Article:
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Following scenario: I'm building a theme framework which I want to reuse in various themes of mine. In this framework there is a collection of many shortcodes. For exemplary illustration of my problem, let's say one of these shortcodes fetches the recent posts ([recent_posts]) and displays them.

Now, maybe I want sometimes to show the post titles above and sometimes below a post thumb image, sometimes I want to show the post date and sometimes not. In short I need some (as handy as possible) way to to change the output code while keeping the shortcode logic itself the same.

Please have a look at the exact point of the concretely described use case: https://github.com/dotwired/Inferno/blob/master/inc/class-shortcodes.php#L591 (the code I want to be flexible starts at the marked line 591 and ends at line 595). I figured out following ways to do so:

  • apply_filters():
    • pro: feels like doing "WordPress way" ...
    • contra: ...but I feel pretty uncomfortable with having too many filters added then (with possibly a large amount of passed arguments, e.g. in case that the post thumb is generated by another class accepting arguments)
  • a checking for a template file via file_exists() and then including:
    • pro: easy and functional
    • contra: would require to add one file for each shortcode where I would want to have the HTML flexible, and the files should be all outside the framework directory. Also, this is surely not the "WordPress way"
  • a template string:
    • pro: No extra files or modular code needed, just specifying the HTML in the shortcode itself
    • contra: easily would get too complicated in shortcode logic and especially in usability.
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2 Answers 2

up vote 1 down vote accepted

The first problem you didn’t even mention is: you are putting shortcodes into a theme. Shortcodes are pure plugin territory, because they are changing post content and must survive a theme switch.

Once you fixed that and moved the shortcodes to a plugin named inferno_shortcodes, the rest is easy:

In your plugin ask for theme support:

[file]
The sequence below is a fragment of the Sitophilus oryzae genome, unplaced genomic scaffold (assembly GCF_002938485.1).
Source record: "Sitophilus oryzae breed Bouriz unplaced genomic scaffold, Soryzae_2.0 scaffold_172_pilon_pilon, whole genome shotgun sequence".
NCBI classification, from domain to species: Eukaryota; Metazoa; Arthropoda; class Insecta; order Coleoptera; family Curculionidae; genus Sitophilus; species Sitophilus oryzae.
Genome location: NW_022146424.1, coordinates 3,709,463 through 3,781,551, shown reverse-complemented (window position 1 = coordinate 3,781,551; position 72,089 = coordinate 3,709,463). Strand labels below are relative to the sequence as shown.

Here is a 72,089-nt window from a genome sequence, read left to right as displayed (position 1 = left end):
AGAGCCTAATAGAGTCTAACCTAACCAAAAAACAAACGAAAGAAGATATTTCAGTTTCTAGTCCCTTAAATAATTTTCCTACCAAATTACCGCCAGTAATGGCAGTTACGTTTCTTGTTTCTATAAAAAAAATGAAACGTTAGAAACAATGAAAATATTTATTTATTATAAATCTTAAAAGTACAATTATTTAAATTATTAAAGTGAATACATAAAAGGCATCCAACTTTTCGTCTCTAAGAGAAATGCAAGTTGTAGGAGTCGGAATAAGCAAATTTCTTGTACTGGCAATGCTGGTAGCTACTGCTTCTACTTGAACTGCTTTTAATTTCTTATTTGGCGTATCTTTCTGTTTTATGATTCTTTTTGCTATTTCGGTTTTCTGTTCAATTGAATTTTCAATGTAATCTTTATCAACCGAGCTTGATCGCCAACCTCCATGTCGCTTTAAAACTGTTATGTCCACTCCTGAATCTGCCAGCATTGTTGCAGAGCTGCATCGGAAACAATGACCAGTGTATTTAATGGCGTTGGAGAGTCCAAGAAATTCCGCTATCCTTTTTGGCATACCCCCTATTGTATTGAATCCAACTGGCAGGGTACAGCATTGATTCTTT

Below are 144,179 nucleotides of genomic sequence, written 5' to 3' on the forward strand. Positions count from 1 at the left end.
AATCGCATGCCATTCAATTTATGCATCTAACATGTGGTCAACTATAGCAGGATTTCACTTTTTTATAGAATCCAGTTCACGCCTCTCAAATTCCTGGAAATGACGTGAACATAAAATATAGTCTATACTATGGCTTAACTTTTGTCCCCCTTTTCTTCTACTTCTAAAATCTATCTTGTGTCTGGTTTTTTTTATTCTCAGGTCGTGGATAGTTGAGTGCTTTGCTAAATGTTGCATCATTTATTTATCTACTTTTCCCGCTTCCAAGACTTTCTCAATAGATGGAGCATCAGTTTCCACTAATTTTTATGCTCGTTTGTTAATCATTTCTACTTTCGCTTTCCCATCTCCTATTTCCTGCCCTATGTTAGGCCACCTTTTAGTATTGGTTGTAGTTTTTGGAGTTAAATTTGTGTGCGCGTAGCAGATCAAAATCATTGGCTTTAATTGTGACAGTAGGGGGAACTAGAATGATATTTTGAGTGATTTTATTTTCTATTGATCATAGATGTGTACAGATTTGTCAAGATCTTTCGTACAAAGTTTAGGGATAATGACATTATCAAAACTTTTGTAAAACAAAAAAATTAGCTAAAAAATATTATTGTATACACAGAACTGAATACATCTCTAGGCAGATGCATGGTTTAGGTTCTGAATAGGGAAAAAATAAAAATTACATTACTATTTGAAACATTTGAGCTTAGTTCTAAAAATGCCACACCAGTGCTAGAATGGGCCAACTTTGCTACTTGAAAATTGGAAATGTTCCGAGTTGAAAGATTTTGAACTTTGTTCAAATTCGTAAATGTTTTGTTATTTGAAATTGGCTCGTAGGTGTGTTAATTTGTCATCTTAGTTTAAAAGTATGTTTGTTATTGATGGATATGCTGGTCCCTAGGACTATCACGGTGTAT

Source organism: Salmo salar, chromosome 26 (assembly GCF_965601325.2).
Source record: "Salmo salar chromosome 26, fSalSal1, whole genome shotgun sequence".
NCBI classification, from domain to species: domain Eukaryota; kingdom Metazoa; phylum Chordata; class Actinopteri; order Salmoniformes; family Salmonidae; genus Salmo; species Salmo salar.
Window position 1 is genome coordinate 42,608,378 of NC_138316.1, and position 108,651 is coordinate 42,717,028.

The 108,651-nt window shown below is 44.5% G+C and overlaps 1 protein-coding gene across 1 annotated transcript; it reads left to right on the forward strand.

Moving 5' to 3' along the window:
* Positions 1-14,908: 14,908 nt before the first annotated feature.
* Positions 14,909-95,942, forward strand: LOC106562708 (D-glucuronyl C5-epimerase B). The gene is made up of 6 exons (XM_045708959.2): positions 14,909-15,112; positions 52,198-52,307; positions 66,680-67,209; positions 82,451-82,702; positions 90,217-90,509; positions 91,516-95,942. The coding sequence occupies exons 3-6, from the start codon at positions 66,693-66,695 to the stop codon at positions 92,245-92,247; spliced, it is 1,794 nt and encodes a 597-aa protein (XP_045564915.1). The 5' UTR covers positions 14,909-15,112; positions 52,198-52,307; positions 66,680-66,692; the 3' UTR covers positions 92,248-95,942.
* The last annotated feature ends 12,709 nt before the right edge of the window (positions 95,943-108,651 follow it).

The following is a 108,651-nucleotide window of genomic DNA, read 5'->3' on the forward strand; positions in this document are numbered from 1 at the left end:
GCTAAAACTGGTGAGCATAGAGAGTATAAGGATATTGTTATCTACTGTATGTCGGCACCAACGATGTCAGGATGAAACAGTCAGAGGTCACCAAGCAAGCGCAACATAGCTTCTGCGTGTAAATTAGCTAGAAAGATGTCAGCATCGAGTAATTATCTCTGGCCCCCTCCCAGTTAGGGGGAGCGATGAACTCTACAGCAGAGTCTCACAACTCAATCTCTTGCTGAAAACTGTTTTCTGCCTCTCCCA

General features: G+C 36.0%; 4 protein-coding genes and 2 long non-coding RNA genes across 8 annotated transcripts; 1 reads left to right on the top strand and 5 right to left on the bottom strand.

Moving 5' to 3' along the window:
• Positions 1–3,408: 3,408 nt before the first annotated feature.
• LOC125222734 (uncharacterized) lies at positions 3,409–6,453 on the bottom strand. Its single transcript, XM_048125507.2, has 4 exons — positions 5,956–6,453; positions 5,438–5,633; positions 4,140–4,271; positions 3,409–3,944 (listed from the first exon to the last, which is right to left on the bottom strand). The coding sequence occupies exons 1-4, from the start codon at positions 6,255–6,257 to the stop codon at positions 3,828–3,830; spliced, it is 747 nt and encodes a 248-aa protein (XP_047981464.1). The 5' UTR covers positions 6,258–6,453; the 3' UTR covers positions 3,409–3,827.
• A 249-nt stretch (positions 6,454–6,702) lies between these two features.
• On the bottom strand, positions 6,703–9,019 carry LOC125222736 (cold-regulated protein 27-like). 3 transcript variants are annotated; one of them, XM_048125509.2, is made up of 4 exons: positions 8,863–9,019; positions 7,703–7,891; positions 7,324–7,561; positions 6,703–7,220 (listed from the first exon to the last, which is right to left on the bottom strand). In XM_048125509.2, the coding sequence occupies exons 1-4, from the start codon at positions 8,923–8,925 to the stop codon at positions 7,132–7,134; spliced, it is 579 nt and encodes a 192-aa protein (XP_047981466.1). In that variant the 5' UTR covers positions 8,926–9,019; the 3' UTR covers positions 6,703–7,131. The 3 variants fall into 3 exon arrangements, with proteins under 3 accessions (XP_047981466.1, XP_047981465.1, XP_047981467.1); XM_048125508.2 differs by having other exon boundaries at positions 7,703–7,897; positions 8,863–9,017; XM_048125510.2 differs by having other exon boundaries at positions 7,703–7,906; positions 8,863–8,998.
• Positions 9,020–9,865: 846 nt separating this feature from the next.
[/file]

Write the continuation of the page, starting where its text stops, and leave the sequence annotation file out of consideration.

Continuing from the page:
$default_templates = array(
    'stacked'       => 'stacked.php',
    'one_half'      => 'one_half.php',
    'one_half_last' => 'one_half_last.php',
);
$theme_templates = (array) get_theme_support( 'inferno_shortcodes' );

$templates = array();

foreach ( $default_templates as $shortcode => $file )
{
    if ( isset ( $theme_templates[ $shortcode ] ) )
        $templates[ $shortcode ] = locate_template( $theme_templates[ $shortcode ] );
    else 
        $templates[ $shortcode ] = plugin_dir_path( __FILE__ ) . "templates/$file";
}

Now any theme can provide templates for all or some shortcodes with …

add_theme_support(
    'inferno_shortcodes',
    array (
        'stacked'       => 'inferno-shortcodes/stacked.php',
        'one_half'      => 'inferno-shortcodes/one_half.php',
        'one_half_last' => 'inferno-shortcodes/one_half_last.php',
    )
);

… and in your plugin you just include the template to render the output.

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I originally came from a plugin and decided that I want to have the shortcodes in the theme. So basically You're favoring template files. :) –  maximski May 24 '13 at 9:34

I develop and utilize shortcodes too, and I found passing options as attributes works well. For example, your shortcodes can accept extra parameters such as:

[recent_posts thumb="true" date="false"]

Then in your shortcodes, you just need to write conditionals to check for the attributes.

The official documentation describes how to retrieve the attributes as option and even set defaults for most common setup.

http://codex.wordpress.org/Shortcode_API

I also create different "modes" so that I'm turning on/off various sets of conditionals based on the typical usage. Such as [recent_posts mode="widget"] will turn off lot of options to keep the display very minimal.

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That would need many attributes, You cannot have full control over output with attributes only... –  maximski May 24 '13 at 9:35

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